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Job Skills You Need For 2020! |  December 06, 2017 (0 comments)


Miami, FL—While much discussion centers around “STEM” subjects (science, technology, engineering, and math) in school, there is a fast-growing demand for “soft skills” such as creativity and emotional intelligence as technology grows in the future.

I am going to refer to Preferred Jewelers International once again. It is one of the most “creative” programs in our industry, especially with independent jewelers. With this being said, the success of the Preferred program really started when we began to approach the program with more imagination and creativity. We didn’t take this approach in the beginning, so it didn’t work the way we all thought it would at the start. It was too structural, too corporate. It had to be massaged, embraced, and have creativity behind it to make it take off.

As I research more and more, I have found that creativity will be one of the top three job skills most in demand, along with complex problem-solving and critical thinking, in the coming years. On lists of the “most essential” job skills, Creativity moved from 10th place in 2015 to third place by 2020! Two of the top skills to develop most for the future are emotional intelligence and flexibility in the workplace.

Negotiation (which is what I have been doing for the last 38 years) dropped from fifth position in 2015 to ninth in 2020. This is mostly because technology is growing so fast that the art of negotiation will now be influenced more and more by technology and data. Specific negotiating skills will vary by industry but by 2020, more than a third of the desired core skills and overall social skills such as persuasion, emotional intelligence, and teaching/training will be in higher demand, along with technical skills such as programming equipment operation and control. But it’s very important to note that technical skills will need to be supplemented with strong social and collaboration skills.

Below is the World Economic Forum's list of the top 10 skills that will be important in the workplace in 2020, and a comparison to its list for 2015. But I also will tell you that what has really launched Preferred is the creativity and the attention that our Preferred Concierge, Laurie Miller gives to retailers and consumers alike. Replicated in your store, this is the way to more success and excellent clientelling. Being able to add creativity and having a creative thinker in your organization influences everyone. In our office, Laurie and I get creative while my husband Joe brings in the voice of reason to rope us in. But when all those energies and mindsets merge, it guarantees success!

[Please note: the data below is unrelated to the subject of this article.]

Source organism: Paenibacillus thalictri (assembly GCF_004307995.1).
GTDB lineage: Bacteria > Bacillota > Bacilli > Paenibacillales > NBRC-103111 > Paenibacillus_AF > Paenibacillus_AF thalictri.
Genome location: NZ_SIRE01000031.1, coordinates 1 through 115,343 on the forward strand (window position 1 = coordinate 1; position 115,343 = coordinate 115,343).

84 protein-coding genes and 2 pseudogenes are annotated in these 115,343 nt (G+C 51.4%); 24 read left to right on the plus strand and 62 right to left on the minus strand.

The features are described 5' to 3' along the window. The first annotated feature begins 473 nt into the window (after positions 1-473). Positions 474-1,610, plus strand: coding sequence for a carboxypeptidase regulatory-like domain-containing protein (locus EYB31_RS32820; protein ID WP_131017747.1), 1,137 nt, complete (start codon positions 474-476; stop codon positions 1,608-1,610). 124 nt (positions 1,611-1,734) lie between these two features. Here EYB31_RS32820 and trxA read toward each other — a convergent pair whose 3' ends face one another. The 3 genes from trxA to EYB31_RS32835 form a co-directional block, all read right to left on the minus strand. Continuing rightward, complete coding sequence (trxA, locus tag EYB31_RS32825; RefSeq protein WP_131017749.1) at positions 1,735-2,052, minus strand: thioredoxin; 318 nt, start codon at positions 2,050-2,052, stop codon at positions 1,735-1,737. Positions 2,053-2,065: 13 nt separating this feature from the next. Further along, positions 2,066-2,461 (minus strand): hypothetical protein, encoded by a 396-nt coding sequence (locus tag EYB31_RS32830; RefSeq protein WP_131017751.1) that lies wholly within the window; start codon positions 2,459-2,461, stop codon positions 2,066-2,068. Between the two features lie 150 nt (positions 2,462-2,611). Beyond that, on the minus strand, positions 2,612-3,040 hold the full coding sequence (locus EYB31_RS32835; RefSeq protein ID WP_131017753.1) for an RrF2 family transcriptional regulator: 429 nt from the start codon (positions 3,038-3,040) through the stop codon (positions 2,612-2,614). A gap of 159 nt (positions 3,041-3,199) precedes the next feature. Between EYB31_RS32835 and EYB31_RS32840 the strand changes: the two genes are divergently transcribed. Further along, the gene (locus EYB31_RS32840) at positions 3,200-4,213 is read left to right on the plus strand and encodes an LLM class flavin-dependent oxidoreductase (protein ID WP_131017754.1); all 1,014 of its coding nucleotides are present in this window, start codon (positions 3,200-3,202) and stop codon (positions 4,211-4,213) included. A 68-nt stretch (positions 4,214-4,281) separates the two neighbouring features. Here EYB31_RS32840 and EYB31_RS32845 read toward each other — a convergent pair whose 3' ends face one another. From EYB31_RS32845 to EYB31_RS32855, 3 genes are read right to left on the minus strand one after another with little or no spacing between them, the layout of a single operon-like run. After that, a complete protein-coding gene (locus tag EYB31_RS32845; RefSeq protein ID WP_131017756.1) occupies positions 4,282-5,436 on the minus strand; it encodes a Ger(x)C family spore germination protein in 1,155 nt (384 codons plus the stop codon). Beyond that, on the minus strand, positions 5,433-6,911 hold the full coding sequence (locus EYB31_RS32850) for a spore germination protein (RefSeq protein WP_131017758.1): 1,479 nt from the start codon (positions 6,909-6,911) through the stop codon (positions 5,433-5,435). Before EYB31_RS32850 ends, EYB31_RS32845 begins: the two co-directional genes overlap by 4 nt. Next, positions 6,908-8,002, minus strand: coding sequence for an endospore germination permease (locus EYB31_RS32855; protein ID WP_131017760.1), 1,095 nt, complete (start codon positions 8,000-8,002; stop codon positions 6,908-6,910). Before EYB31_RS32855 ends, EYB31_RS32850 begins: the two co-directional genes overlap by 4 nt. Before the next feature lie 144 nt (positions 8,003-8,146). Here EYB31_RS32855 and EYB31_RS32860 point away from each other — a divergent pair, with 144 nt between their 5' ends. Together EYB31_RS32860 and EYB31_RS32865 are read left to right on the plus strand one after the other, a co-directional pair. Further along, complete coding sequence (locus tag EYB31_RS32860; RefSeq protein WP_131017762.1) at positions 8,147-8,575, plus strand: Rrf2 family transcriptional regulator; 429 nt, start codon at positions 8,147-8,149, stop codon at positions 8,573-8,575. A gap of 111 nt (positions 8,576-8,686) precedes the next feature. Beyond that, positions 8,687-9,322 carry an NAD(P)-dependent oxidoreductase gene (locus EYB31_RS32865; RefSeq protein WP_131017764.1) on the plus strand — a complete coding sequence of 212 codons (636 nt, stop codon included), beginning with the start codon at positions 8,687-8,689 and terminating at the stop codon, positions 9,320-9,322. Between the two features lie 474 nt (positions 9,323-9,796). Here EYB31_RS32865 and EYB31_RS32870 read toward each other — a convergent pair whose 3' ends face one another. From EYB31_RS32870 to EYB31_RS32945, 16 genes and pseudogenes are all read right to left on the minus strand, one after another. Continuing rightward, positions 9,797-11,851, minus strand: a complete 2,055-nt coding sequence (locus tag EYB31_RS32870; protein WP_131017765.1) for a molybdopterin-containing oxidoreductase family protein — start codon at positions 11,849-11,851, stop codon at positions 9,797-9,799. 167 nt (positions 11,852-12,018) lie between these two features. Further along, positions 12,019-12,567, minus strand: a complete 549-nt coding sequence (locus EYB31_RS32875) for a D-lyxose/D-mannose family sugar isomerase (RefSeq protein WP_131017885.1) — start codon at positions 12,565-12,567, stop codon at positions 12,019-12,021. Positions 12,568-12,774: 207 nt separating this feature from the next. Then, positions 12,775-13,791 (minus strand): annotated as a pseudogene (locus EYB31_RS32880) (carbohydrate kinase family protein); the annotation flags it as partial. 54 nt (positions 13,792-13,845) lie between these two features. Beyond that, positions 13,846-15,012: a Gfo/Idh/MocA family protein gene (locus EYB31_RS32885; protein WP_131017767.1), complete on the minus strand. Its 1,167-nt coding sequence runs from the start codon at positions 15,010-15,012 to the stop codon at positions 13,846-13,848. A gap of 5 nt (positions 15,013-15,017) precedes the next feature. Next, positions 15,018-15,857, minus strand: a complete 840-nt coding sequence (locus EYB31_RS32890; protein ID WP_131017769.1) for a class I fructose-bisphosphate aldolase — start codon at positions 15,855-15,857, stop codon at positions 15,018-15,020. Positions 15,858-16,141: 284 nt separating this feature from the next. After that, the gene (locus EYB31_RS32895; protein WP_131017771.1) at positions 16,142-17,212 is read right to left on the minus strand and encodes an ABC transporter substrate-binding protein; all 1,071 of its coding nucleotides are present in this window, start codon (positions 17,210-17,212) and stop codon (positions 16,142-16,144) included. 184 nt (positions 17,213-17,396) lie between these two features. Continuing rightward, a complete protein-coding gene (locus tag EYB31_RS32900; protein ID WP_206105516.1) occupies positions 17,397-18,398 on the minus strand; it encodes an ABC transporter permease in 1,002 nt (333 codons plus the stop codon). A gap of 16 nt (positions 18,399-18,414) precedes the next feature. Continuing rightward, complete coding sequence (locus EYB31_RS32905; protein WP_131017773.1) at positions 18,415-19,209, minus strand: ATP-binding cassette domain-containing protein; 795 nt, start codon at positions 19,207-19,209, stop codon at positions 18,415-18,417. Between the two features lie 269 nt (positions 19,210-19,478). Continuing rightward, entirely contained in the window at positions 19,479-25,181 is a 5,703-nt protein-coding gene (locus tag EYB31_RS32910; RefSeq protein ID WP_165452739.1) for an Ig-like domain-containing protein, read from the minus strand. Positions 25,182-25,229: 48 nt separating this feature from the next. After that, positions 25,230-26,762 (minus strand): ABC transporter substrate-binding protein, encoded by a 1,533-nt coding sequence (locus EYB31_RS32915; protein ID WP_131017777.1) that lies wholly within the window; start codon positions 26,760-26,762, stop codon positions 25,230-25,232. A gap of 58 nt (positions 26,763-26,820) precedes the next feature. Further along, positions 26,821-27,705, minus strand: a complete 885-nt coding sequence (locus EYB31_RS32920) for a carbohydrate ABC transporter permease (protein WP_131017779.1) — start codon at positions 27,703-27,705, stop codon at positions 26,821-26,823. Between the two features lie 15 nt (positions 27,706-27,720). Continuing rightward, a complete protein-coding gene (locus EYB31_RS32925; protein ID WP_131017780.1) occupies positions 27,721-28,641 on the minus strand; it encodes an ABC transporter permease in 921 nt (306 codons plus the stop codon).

Top 10 skills needed in 2020         

  1. Complex Thinking
  2. Critical Thinking
  3. Creativity
  4. People Management
  5. Coordinating with Others
  6. Emotional Intelligence
  7. Judgment and Decision Making
  8. Service Orientation
  9. Negotiation Skills
  10. Cognitive Flexibility

In 2015, the most sought after skills were a little different:

  1. Complex Problem-Solving
  2. Coordinating with Others
  3. People Management
  4. Critical Thinking
  5. Negotiation Skills
  6. Quality Control (Not On 2020 List)
  7. Service Orientation
  8. Judgement and Decision Making
  9. Active Listening (Not On 2020 List)
  10. Creativity

I find change very interesting when it comes to any industry. I find it very exciting and I look forward to seeing our industry approaching things with more creativity. Not just in designs or merchandise, but in the way we differentiate ourselves and create experiences for our employees and consumers who walk through our doors.  --Andie

Andie Weinman, president and CEO of Preferred Jewelers International / Continental Buying Group Inc., was born with the “Jewelry Gene” working in the jewelry industry since she was only ten years old. Her first job was as a cashier in the opening of a catalog showroom doing a fantastic job even at that tender age. Andie holds a B.A. in musical theatre and a B.S. in marine biology from The University of Tampa. When she realized that seawater and marine biology were not good on her hair and she wasn’t quite good enough to make it on Broadway, the jewelry business beckoned. Andie has picked diamonds, sorted color stones, shot waxes and performed a multitude of jobs in the manufacturing of jewelry.  Her negotiating experience and prowess has given her the reputation as being tough but fair in her dealings with vendors. In 2012 the Indian Diamond and Color Association awarded Andie the Prestigious Doyenne Award of the Year.

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